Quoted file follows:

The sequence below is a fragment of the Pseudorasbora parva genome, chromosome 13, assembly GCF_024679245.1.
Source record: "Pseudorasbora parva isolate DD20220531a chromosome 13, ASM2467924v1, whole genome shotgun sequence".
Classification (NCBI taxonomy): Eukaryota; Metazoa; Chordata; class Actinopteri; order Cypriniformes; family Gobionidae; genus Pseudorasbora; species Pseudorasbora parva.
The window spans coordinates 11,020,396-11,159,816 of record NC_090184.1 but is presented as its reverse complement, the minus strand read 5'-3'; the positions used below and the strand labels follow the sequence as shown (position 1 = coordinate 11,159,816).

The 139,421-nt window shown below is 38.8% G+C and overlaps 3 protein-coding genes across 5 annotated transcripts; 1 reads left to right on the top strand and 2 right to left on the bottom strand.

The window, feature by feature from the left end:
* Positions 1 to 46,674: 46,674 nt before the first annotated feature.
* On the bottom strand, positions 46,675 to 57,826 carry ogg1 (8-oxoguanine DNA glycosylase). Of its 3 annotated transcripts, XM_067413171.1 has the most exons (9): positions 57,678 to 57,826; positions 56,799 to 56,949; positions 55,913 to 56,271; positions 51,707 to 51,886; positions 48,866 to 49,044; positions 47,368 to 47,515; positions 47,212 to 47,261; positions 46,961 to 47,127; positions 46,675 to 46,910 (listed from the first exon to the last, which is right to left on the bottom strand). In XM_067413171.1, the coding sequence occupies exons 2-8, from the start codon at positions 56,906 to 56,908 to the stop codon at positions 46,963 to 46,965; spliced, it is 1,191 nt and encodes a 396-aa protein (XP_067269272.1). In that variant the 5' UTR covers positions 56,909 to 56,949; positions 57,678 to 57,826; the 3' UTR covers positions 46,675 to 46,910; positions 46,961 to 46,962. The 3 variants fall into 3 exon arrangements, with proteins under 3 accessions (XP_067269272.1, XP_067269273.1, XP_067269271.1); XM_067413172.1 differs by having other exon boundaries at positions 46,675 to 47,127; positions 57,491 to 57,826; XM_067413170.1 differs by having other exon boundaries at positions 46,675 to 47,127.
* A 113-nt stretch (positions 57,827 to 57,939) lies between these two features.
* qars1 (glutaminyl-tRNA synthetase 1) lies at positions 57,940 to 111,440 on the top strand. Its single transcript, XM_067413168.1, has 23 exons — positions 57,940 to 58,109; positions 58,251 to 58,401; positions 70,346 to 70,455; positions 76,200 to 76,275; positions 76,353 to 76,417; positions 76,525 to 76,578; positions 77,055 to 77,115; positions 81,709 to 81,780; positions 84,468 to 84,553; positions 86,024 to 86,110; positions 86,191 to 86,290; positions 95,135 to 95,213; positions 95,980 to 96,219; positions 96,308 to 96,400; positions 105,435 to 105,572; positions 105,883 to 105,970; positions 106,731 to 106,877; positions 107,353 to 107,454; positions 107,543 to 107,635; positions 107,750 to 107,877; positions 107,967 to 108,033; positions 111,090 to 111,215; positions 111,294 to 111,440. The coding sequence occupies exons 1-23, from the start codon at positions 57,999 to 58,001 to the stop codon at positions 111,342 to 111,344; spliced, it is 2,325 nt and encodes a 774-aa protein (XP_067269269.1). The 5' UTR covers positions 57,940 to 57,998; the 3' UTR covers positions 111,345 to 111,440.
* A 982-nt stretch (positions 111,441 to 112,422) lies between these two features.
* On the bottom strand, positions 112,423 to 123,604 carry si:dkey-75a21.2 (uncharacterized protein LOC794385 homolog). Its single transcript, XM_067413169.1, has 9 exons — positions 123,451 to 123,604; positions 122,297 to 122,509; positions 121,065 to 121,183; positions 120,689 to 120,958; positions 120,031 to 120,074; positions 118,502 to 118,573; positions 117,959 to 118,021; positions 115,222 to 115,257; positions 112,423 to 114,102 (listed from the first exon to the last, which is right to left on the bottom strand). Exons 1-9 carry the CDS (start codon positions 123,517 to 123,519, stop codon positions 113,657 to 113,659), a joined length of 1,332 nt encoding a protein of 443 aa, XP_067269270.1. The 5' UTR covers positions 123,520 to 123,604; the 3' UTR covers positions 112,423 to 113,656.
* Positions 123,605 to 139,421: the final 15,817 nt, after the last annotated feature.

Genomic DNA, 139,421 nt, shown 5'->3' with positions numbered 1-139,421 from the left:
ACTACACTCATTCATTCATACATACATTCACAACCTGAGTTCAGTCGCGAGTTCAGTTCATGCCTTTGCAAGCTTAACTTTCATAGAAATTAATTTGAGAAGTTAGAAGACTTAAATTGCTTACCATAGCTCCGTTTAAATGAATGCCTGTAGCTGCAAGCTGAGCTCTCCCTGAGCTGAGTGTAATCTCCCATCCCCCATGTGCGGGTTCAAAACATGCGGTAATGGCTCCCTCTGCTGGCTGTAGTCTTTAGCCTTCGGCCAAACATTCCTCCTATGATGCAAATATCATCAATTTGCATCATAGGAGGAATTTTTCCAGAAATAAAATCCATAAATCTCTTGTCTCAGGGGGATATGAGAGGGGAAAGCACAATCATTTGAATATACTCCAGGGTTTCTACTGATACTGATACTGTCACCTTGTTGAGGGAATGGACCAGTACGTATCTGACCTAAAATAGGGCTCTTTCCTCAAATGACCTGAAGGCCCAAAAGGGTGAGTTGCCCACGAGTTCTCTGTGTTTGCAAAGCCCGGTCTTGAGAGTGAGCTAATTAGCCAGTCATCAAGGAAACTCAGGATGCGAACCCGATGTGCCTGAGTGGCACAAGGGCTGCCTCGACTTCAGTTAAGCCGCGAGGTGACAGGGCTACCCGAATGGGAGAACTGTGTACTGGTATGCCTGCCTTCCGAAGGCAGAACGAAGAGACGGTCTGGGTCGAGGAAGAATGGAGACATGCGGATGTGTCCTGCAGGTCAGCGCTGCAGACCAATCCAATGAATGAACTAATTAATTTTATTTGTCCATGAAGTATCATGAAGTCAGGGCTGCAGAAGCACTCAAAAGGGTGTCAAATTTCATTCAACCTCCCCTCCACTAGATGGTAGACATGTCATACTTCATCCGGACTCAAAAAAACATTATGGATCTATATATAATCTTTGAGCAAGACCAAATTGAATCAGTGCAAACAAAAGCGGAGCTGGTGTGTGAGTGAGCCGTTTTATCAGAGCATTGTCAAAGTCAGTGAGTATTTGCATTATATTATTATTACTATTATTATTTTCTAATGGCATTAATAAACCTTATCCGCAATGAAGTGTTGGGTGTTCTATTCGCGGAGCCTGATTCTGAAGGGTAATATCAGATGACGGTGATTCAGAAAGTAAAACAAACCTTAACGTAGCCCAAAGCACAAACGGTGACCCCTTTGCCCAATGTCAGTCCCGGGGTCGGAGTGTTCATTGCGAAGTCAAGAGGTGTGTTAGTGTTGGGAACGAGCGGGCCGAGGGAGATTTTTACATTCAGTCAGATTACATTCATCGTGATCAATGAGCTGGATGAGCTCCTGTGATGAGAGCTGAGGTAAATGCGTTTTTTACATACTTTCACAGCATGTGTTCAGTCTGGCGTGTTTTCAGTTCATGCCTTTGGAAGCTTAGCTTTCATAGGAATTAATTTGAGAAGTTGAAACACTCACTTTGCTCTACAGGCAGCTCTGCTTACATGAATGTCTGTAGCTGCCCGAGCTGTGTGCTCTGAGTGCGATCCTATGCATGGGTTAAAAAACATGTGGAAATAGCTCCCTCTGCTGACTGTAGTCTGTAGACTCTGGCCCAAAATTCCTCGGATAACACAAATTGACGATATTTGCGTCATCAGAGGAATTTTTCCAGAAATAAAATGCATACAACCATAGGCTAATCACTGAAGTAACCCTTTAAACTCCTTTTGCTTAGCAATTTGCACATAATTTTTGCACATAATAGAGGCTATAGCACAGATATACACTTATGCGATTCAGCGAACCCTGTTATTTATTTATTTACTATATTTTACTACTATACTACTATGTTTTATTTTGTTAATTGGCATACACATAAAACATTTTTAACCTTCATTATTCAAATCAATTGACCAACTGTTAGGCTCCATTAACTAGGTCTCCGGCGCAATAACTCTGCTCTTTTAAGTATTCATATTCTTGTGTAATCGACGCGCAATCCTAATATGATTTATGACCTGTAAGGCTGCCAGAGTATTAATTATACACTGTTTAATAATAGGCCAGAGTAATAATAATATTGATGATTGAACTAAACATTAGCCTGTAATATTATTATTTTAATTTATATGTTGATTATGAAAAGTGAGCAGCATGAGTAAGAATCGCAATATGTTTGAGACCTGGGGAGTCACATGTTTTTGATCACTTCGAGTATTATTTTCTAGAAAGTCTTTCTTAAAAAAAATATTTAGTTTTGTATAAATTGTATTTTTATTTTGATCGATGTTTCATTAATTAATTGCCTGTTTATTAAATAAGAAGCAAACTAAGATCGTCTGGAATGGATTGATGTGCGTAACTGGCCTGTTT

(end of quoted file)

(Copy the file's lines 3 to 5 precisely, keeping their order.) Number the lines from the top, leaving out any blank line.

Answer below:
Classification (NCBI taxonomy): Eukaryota; Metazoa; Chordata; class Actinopteri; order Cypriniformes; family Gobionidae; genus Pseudorasbora; species Pseudorasbora parva.
The window spans coordinates 11,020,396-11,159,816 of record NC_090184.1 but is presented as its reverse complement, the minus strand read 5'-3'; the positions used below and the strand labels follow the sequence as shown (position 1 = coordinate 11,159,816).

The 139,421-nt window shown below is 38.8% G+C and overlaps 3 protein-coding genes across 5 annotated transcripts; 1 reads left to right on the top strand and 2 right to left on the bottom strand.